Oregon’s New Law Is an Exciting Step Forward for Women’s Health
Back in July, the Oregon state legislature passed a measure that would protect women in the state’s right to access reproductive health. The Reproductive Health Equity Act of 2017 ensures that women’s health will be covered, regardless of federal legislation, and the state’s Governor, Kate Brown, took time yesterday to sign the law, making it one of the most progressive women’s health bills in the country.
According to Refinery29, the Reproductive Health Equity Act of 2017 (AKA House Bill 3391) guarantees that insurers offer reproductive health services at no-cost, protects low-income Oregonians who need postpartum care, and guarantees that the state will continue to support a woman’s right to access a safe abortion, even if Roe v. Wade gets overturned in a Federal court.
With the law in place, insurers in the state must provide no-cost reproductive health services regardless of gender, sexuality, nationality, income, or citizenship status. These health services include vasectomies, birth control, prenatal and postpartum care, STI testing, cancer screening, and health counseling.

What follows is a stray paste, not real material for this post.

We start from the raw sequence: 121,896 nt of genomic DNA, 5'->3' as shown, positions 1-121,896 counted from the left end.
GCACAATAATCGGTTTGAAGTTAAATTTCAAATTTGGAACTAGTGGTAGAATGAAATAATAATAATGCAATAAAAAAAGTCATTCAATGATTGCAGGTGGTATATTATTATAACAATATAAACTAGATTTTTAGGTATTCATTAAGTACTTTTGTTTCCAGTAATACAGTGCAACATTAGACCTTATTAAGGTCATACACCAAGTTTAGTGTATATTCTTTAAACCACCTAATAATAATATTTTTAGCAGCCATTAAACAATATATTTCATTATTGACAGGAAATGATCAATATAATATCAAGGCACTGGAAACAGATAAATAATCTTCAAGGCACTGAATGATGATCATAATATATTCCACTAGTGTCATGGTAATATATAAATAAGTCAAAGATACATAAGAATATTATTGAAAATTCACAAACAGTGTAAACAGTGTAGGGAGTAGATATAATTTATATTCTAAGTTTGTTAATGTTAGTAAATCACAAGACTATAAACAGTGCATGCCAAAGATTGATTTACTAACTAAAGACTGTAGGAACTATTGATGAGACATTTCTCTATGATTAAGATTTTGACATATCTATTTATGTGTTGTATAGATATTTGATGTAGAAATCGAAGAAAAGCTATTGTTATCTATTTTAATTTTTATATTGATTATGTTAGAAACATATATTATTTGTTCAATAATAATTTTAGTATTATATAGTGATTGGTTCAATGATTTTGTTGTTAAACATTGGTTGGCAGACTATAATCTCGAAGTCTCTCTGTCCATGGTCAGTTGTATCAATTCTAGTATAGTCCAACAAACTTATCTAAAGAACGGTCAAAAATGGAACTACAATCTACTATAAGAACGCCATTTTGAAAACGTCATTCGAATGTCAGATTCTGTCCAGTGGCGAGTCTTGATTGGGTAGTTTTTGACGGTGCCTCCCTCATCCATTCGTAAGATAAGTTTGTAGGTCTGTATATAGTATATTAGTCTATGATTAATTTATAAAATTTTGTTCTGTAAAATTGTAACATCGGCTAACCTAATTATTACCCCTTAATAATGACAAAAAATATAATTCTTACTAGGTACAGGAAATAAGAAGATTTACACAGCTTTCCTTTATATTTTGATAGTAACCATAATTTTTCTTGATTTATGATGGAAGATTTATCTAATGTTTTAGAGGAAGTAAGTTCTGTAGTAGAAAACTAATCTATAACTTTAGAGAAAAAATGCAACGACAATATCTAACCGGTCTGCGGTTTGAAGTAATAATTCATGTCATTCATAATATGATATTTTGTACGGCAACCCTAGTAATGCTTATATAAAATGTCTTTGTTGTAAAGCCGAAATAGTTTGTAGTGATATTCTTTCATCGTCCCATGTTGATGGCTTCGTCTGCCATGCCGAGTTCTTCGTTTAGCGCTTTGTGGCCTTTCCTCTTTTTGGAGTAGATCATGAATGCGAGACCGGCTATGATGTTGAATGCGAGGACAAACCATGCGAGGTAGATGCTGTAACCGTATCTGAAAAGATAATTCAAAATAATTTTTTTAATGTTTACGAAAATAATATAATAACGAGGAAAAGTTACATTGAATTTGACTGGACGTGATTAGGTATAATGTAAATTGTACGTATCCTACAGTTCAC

Besides guaranteeing people in the state have access to this often life-saving health care, the bill also earmarks public funds to family planning services in light of the federal GOP’s attempts at repealing federal support for organizations that may offer abortion services alongside other health care.
In a statement to R29, Grayson Dempsey, executive director of NARAL Pro-Choice Oregon, said, “As states across the country are stripping women of reproductive health services and coverage, Oregon is leading the way in not only protecting the right to legal abortion but in expanding coverage to ensure that no one is denied access to vital reproductive health services, from contraception to postpartum care.”
With the signing of House Bill 3391, Oregon has become the leader in progressive women’s reproductive health care in the country. While many states are working to remove access to health care (like Missouri’s attempts at making it legal to fire a woman for using birth control), Oregon’s decision to push through with this bill may give other states the push they need to continue to protect the rights of all citizens to access safe health care services.
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